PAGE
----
Fifth Sunday after Epiphany, February 5, 2017

Evening, 4 February 2017 / Dominica 5 post Epiphaniam / Church of St John

and he said: No, lest perhaps, gathering up the cockle, you root up the wheat also together with it. Suffer both to grow until the harvest (Mt 13:29-30).  

In our epistle this evening, St Paul exhorts us through the Colossians: “Put on then, as God’s chosen ones, . . . compassion, kindness, lowliness, meekness, and patience, forbearing one another . . . as the Lord has forgiven you, so you also must forgive.”[1] It should be noted: that the word compassion here is used to translate the Latin phrase viscera misericordiae: “the bowels, the depths of mercy.” 

On the other hand, non-Catholics will often malign us with talk of scandal and inquisitions and all manner of evil conduct. How can your religion be a valid one, they ask, when so many of your fellow Catholics have done terrible things? We have all heard it, and we shall hear it again. The last things that so many of our martyrs heard on this earth were the slanders and insults and curses that spring from the hearts of those who hate our religion. 

Be that as it may, what St Paul exhorts you and I to do—to be meek and patient and forbearing—Christ already is. The Parable of the Weeds and the Wheat that we heard a moment ago is a profound revelation of the viscera of Christ’s mercy and his wisdom. This parable is the answer to those who would slander our faith, those who would claim that our religion is a false one because of the weeds that grow in it.

The governance of any society of human beings is a vastly delicate affair. God knows this because he made us. He knows that the intricate web of human relationships, the projects and partnerships we undertake, the dependencies we have on one another—all these are mysteriously necessary to his Providence, and are not to be interfered with lightly. Only once did God destroy the entirety of the human race, except for Noah and his kin: and the rainbows that you and I see after a summer storm are the sign that he will not do this again.[2] On the slopes of Mt Sinai God threatened the destruction of the chosen people because of their idolatry, but Moses intercedes and it is not carried out.[3] Christ confirms this for us: no, it is not wise to destroy the bad wholesale, “lest perhaps, gathering up the cockle, you root up the wheat also together with it.”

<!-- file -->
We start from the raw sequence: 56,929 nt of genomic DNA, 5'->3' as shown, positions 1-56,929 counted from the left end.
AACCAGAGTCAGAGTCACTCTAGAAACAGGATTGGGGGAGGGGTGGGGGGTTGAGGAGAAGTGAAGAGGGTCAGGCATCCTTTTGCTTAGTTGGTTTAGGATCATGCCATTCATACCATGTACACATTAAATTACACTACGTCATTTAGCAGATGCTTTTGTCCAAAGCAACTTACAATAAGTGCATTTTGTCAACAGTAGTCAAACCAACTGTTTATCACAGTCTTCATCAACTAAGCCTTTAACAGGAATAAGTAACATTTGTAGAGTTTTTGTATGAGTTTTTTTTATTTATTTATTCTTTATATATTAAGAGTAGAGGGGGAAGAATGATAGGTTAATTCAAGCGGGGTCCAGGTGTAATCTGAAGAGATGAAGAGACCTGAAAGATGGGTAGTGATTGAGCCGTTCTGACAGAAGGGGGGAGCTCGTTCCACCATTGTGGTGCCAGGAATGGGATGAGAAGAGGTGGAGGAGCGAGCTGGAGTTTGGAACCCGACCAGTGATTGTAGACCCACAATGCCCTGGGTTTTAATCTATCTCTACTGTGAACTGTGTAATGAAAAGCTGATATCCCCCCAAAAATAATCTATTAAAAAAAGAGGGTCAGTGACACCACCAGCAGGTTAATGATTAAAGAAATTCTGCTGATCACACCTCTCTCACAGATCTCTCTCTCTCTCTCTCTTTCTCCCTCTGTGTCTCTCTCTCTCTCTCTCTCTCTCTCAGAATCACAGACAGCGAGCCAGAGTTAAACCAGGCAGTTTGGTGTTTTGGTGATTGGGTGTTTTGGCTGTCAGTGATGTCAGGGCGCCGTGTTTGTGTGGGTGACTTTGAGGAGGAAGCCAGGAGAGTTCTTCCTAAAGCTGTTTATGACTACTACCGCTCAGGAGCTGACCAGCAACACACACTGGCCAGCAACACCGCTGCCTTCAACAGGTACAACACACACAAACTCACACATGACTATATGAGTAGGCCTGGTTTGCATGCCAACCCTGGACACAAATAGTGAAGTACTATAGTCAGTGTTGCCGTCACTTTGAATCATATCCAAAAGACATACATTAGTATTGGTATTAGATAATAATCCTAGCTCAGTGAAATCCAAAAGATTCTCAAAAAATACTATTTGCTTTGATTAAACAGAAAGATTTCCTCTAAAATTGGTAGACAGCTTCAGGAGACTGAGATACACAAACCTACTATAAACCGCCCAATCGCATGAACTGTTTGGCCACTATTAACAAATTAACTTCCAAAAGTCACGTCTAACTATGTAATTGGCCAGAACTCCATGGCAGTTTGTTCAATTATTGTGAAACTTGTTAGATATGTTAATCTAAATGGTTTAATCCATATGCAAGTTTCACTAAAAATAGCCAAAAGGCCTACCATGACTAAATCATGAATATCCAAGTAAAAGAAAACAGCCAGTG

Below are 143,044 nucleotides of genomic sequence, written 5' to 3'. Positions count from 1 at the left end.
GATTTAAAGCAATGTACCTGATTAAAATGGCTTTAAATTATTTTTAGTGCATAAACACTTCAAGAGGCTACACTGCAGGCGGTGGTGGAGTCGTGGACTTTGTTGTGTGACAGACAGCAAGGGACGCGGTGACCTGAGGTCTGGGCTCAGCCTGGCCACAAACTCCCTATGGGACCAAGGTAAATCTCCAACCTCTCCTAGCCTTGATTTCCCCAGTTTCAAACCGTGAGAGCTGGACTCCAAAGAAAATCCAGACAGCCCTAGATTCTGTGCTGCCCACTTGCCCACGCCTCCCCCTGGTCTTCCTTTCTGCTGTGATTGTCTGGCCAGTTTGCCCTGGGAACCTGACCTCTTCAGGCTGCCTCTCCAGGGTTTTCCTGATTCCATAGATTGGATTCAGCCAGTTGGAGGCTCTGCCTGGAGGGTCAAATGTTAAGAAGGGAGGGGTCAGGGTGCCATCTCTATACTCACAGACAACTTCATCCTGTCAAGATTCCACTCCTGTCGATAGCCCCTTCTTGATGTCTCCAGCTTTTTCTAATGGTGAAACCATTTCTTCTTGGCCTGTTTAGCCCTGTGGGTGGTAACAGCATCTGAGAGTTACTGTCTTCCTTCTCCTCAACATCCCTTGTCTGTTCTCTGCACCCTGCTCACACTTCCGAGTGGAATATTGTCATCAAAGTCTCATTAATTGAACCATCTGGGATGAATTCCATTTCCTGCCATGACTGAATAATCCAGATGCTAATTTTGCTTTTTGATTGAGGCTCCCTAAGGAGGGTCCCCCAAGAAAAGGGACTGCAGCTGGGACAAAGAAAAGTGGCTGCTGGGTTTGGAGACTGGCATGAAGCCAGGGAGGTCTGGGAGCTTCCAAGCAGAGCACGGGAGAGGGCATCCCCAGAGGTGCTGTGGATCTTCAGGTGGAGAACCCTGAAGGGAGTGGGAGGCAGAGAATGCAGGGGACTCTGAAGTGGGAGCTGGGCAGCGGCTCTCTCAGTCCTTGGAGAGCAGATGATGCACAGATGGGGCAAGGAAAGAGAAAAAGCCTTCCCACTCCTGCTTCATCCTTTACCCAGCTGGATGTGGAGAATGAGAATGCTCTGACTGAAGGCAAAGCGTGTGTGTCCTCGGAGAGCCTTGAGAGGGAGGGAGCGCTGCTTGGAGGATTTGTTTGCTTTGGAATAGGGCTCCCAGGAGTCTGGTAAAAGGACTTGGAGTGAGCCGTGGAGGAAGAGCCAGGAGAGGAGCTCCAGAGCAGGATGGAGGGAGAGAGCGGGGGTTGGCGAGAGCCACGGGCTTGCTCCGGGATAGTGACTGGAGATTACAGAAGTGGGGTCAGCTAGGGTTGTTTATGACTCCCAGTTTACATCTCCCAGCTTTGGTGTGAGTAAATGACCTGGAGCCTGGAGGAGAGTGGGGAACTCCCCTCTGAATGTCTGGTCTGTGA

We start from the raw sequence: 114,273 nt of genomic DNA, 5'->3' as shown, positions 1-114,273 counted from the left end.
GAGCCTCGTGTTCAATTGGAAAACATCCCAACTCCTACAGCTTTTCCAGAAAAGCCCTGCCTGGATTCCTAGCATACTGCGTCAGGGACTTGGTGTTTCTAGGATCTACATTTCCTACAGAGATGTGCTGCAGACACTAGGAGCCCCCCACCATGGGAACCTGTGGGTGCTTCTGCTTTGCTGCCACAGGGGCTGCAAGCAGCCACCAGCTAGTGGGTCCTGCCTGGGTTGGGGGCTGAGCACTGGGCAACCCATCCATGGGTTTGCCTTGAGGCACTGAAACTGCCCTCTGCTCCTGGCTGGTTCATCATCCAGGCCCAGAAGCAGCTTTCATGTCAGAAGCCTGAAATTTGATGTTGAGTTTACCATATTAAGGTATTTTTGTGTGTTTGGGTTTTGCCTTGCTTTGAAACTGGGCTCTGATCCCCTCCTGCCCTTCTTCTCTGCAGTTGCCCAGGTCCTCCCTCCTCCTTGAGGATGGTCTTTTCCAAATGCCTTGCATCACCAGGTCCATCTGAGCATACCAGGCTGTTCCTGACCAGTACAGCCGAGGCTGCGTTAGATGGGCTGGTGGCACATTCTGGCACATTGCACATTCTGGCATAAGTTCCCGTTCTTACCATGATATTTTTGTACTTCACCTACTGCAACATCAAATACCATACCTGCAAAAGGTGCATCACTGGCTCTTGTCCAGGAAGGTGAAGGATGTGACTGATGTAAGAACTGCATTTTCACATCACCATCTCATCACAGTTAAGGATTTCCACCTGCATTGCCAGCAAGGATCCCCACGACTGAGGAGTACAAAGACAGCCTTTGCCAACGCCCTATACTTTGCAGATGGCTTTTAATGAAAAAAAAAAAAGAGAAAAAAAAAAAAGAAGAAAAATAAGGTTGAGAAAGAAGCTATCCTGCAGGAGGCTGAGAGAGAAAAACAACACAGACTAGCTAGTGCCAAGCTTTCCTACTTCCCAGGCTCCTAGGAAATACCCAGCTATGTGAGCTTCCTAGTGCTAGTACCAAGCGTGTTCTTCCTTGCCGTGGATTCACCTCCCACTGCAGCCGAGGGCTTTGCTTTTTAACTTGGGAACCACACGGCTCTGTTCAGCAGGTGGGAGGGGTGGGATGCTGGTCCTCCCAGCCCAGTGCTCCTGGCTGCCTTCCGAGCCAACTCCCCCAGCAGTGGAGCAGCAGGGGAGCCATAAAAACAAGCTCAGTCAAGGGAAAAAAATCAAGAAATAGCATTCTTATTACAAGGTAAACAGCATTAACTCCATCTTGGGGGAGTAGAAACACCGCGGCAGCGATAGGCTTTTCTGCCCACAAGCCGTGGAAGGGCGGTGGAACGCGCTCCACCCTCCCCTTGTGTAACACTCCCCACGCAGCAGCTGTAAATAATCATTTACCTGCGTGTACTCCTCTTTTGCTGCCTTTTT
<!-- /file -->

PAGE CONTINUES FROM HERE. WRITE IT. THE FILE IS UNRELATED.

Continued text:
Remarkably, Christ reveals that to uproot all those who fail to live the Catholic life might somehow damage those who strive to do so. Therefore, when St Paul tells us to put on the viscera misericordiae, to bear with the frailties of others, to be meek and patient—he is echoing the Parable of the Weeds and Wheat. If God himself tolerates weeds to sprung up among the wheat of his chosen ones in the Church, then we can never be scandalized by what we see around us. Do not be confused or distressed by this; Christ the Master knows it well—somehow, it is out of regard for you and me that he permits the weeds and wheat to grow together. 

Nevertheless, dearly beloved, Christ’s mercy is also his mastery: his mercy encompasses justice. Later on in Matthew 13, he explains the parable, and we learn that the cockle growing up with the wheat is, in the last analysis, a temporary state of affairs. Our Lord says to the disciples:
the harvest is the close of the age, and the reapers are angels. Just as the weeds are gathered and burned with fire, so will it be at the close of the age. The Son of man will send his angels and they will gather out of his kingdom all causes of sin and all evildoers, and throw them into the furnace of fire, where there will be weeping and gnashing of teeth.[4]

It not on account of powerlessness that the Master allows the weeds to grow with wheat; as we have already said—it is, rather, a loving regard for our weakness and his Providence that he permits it. Therefore, keep this parable close to your hearts in the difficult times in which we live. Never be afraid or ashamed. We see, somehow, that the mystery of evil within the Church is not an indication that our religion is false—on the contrary, you and I make the radical claim that, precisely on account of this parable, our religion is the only true one. Why? Because it is for mercy that our Master permits weeds and wheat to grow together; and when that mercy is perfected, in strength and justice he will make all things well. On that day, as he said, the angels “will gather out of his kingdom all scandals, and them that work iniquity . . . Then shall the just shine as the sun, in the kingdom of their Father.”

[1] Col 3:12-13, RSV.
[2] Gen ch 7-9.
[3] Ex ch 32.
[4] vv 39-43: RSV. For “all causes of sin” the Rheims translation has “all scandals.” 

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